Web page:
Brown C.H.,University of Miami |
Sloboda Z.,JBS International |
Faggiano F.,Avogadro University |
Teasdale B.,Georgia State University |
And 10 more authors.
This paper presents new methods for synthesizing results from subgroup and moderation analyses across different randomized trials. We demonstrate that such a synthesis generally results in additional power to detect significant moderation findings above what one would find in a single trial. Three general methods for conducting synthesis analyses are discussed, with two methods, integrative data analysis and parallel analyses, sharing a large advantage over traditional methods available in meta-analysis. We present a broad class of analytic models to examine moderation effects across trials that can be used to assess their overall effect and explain sources of heterogeneity, and present ways to disentangle differences across trials due to individual differences, contextual level differences, intervention, and trial design. © 2011 Society for Prevention Research. Source
Castro Sanchez A.Y.,Hasselt University |
Aerts M.,Hasselt University |
Shkedy Z.,Hasselt University |
Vickerman P.,London School of Hygiene and Tropical Medicine |
And 5 more authors.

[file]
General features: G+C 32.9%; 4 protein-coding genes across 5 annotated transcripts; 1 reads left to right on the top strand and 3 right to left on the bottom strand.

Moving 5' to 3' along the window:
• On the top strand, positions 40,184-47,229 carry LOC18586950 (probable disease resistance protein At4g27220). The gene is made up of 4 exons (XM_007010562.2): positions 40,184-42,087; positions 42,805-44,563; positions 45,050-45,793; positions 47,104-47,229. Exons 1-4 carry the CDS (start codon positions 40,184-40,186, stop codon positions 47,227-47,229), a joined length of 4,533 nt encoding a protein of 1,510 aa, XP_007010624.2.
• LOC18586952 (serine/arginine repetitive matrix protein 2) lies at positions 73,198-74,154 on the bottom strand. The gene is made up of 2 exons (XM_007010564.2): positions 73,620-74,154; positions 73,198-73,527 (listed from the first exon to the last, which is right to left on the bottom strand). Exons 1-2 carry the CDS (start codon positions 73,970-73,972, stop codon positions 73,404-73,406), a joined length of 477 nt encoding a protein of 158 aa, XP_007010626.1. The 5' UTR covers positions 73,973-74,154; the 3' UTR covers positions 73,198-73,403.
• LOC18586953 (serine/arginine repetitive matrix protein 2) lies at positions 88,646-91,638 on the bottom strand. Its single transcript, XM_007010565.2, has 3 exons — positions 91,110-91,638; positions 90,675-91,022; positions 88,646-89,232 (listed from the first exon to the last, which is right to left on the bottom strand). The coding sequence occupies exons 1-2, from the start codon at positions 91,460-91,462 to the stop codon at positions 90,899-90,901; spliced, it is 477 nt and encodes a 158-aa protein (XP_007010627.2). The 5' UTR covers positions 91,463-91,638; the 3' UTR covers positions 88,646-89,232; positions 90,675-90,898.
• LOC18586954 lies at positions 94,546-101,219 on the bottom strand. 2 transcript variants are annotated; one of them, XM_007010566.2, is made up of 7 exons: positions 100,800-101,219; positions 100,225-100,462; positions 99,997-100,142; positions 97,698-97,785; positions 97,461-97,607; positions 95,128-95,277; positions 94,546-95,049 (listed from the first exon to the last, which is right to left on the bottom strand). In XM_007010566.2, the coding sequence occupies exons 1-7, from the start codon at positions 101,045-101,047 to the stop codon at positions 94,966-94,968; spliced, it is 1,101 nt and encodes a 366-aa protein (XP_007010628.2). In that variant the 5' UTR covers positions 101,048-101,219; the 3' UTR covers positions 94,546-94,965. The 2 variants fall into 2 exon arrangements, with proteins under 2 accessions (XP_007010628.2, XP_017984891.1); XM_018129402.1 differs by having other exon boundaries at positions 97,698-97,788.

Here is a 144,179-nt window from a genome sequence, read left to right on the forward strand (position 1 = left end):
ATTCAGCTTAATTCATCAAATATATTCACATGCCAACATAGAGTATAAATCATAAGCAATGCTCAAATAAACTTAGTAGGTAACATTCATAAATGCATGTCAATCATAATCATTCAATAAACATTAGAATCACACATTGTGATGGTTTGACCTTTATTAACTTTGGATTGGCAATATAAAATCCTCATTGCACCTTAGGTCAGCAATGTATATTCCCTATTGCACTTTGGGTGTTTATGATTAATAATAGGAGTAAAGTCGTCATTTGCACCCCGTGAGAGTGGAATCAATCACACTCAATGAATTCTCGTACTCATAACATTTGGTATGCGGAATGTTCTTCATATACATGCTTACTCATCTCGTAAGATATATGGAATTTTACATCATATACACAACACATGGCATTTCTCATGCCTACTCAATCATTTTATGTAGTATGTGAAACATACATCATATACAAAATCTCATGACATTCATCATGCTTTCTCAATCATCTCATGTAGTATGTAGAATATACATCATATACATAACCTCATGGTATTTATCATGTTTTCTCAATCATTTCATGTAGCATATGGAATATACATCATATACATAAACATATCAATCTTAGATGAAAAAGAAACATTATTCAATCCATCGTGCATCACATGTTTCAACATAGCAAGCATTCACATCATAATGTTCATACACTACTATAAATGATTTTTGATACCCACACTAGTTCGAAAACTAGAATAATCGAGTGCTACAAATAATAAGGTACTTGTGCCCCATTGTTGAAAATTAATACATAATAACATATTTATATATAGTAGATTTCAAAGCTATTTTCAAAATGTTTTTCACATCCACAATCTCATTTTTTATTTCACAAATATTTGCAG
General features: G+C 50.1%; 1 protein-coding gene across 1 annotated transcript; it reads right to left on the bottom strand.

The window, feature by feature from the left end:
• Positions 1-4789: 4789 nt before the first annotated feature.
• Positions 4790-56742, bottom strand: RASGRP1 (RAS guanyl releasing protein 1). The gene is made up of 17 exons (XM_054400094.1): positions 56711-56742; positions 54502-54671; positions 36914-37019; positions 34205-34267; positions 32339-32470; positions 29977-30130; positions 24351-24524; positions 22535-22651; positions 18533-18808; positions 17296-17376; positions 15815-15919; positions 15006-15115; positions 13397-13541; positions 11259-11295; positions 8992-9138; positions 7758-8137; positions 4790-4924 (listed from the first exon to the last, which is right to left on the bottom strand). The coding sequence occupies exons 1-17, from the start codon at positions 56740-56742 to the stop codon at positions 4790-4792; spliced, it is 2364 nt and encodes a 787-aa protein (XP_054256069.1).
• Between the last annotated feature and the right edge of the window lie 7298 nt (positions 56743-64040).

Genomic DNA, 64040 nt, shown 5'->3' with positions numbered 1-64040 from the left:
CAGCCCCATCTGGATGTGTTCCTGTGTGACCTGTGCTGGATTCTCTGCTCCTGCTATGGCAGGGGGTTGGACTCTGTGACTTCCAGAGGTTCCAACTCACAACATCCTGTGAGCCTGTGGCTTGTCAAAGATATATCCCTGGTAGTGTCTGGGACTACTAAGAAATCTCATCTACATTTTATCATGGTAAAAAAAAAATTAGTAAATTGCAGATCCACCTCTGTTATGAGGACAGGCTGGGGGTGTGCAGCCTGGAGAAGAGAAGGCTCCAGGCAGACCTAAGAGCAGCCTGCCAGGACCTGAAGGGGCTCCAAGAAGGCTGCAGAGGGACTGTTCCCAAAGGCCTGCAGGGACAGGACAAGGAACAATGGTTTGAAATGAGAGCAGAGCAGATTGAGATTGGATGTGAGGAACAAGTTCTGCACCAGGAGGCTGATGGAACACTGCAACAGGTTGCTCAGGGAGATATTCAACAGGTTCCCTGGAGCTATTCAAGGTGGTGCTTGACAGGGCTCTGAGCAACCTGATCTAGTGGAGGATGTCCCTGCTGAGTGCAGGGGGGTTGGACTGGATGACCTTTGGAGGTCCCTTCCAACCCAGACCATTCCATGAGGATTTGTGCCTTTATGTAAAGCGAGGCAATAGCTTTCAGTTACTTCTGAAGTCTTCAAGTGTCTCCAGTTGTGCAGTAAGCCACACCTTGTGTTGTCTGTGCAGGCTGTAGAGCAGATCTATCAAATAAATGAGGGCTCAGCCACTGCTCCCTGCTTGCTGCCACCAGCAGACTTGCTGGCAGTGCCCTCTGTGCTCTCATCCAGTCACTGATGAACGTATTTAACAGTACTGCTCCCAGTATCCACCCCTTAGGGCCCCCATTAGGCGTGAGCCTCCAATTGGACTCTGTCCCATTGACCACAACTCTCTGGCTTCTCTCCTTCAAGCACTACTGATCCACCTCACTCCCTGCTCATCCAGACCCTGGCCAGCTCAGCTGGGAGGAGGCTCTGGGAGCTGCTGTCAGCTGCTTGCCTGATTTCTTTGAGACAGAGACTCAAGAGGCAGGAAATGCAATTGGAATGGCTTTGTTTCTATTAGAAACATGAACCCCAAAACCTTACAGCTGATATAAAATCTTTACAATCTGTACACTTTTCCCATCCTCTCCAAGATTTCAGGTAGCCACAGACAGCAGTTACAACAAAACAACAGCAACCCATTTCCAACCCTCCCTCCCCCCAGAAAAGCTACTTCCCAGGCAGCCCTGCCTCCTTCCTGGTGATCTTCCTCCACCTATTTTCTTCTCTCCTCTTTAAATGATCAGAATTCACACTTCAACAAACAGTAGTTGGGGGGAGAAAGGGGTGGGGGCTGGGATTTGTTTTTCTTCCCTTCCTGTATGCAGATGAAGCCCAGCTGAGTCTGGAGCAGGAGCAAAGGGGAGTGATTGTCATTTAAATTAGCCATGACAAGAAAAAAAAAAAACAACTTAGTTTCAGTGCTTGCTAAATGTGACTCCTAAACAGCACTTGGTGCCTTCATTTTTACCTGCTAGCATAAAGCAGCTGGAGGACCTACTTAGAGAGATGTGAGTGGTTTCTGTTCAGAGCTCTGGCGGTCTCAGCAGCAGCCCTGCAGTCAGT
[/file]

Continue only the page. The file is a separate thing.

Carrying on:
The hepatitis C virus (HCV) and the human immunodeficiency virus (HIV) are a clear threat for public health, with high prevalences especially in high risk groups such as injecting drug users. People with HIV infection who are also infected by HCV suffer from a more rapid progression to HCV-related liver disease and have an increased risk for cirrhosis and liver cancer. Quantifying the impact of HIV and HCV co-infection is therefore of great importance. We propose a new joint mathematical model accounting for co-infection with the two viruses in the context of injecting drug users (IDUs). Statistical concepts and methods are used to assess the model from a statistical perspective, in order to get further insights in: (i) the comparison and selection of optional model components, (ii) the unknown values of the numerous model parameters, (iii) the parameters to which the model is most 'sensitive' and (iv) the combinations or patterns of values in the high-dimensional parameter space which are most supported by the data. Data from a longitudinal study of heroin users in Italy are used to illustrate the application of the proposed joint model and its statistical assessment. The parameters associated with contact rates (sharing syringes) and the transmission rates per syringe-sharing event are shown to play a major role. © 2013 Elsevier B.V. Source